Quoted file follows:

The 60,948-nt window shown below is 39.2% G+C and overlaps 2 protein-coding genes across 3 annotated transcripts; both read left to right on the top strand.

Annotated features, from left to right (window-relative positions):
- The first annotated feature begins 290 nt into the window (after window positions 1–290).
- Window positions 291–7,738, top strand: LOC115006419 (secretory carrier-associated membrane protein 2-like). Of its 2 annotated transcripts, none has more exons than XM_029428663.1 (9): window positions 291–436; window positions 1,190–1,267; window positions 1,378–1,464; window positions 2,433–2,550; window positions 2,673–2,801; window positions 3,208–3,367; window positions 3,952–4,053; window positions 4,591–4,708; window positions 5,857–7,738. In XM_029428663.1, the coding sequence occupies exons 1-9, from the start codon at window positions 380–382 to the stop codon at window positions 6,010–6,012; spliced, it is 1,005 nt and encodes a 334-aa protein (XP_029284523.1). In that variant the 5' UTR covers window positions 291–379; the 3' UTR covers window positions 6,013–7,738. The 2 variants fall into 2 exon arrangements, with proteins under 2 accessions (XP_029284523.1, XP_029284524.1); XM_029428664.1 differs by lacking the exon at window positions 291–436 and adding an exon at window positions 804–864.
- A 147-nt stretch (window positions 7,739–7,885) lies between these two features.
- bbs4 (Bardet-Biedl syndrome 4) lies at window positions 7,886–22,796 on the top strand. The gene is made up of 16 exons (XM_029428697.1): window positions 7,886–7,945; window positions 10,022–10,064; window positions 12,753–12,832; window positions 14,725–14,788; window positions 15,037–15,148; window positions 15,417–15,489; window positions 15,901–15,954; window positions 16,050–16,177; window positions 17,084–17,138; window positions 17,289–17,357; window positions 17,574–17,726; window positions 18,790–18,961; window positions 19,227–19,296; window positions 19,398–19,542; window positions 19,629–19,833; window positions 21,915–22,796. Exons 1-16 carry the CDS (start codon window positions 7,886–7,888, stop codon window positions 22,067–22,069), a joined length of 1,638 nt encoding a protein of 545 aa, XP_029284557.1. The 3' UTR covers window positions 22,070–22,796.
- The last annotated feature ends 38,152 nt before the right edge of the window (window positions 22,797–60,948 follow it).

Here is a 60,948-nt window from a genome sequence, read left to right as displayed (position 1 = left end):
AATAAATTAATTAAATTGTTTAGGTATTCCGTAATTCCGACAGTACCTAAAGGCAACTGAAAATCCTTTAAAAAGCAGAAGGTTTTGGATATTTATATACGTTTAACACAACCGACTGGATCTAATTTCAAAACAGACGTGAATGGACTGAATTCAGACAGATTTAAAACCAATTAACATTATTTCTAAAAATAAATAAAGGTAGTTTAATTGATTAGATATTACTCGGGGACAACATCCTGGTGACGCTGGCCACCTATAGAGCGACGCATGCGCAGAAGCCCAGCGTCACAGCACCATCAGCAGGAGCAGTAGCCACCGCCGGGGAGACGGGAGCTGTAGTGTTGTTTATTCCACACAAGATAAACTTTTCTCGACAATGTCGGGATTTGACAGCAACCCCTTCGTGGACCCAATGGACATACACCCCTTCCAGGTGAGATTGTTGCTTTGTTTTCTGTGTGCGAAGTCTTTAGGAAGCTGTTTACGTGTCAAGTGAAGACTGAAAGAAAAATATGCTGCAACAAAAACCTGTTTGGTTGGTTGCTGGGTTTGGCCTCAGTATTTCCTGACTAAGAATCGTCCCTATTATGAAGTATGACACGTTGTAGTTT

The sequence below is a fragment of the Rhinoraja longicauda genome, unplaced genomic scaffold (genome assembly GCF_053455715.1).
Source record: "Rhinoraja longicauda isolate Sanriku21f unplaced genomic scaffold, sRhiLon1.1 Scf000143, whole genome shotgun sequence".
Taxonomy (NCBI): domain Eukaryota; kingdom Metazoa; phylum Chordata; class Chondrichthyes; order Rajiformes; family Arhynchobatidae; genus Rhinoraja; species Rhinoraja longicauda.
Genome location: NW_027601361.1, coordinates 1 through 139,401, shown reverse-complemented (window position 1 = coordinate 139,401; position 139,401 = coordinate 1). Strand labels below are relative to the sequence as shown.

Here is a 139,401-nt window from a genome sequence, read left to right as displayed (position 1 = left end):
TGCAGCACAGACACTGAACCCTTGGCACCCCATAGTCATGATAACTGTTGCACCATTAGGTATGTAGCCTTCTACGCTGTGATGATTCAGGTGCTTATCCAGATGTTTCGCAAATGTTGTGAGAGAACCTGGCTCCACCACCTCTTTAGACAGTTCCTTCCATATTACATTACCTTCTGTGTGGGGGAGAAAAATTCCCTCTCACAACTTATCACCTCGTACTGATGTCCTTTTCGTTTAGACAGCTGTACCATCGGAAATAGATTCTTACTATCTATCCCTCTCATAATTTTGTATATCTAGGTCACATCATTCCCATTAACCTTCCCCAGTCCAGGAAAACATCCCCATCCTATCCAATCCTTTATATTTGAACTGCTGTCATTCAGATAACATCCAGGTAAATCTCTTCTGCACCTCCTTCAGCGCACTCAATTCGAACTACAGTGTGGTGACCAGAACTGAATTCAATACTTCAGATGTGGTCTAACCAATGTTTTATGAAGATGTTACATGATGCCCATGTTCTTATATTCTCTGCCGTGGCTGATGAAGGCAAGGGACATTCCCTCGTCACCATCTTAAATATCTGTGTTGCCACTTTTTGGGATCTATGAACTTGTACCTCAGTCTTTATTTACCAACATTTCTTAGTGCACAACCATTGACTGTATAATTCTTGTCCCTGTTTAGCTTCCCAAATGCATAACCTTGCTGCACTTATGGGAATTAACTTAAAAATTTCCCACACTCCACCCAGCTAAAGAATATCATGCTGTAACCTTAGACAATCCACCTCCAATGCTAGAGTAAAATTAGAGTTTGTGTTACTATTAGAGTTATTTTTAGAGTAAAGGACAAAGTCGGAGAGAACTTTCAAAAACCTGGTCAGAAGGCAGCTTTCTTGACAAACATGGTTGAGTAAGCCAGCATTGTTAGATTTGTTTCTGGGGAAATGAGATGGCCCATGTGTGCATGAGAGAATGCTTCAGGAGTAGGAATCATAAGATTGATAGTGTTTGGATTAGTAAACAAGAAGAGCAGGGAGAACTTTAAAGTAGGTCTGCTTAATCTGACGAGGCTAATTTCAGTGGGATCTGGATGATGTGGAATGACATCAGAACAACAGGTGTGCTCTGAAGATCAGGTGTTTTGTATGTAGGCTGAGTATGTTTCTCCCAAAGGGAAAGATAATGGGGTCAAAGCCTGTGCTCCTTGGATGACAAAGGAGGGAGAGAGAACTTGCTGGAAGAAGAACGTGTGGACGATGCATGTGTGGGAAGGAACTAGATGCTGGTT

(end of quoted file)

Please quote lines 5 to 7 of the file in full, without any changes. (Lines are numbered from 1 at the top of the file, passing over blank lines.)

- A 147-nt stretch (window positions 7,739–7,885) lies between these two features.
- bbs4 (Bardet-Biedl syndrome 4) lies at window positions 7,886–22,796 on the top strand. The gene is made up of 16 exons (XM_029428697.1): window positions 7,886–7,945; window positions 10,022–10,064; window positions 12,753–12,832; window positions 14,725–14,788; window positions 15,037–15,148; window positions 15,417–15,489; window positions 15,901–15,954; window positions 16,050–16,177; window positions 17,084–17,138; window positions 17,289–17,357; window positions 17,574–17,726; window positions 18,790–18,961; window positions 19,227–19,296; window positions 19,398–19,542; window positions 19,629–19,833; window positions 21,915–22,796. Exons 1-16 carry the CDS (start codon window positions 7,886–7,888, stop codon window positions 22,067–22,069), a joined length of 1,638 nt encoding a protein of 545 aa, XP_029284557.1. The 3' UTR covers window positions 22,070–22,796.
- The last annotated feature ends 38,152 nt before the right edge of the window (window positions 22,797–60,948 follow it).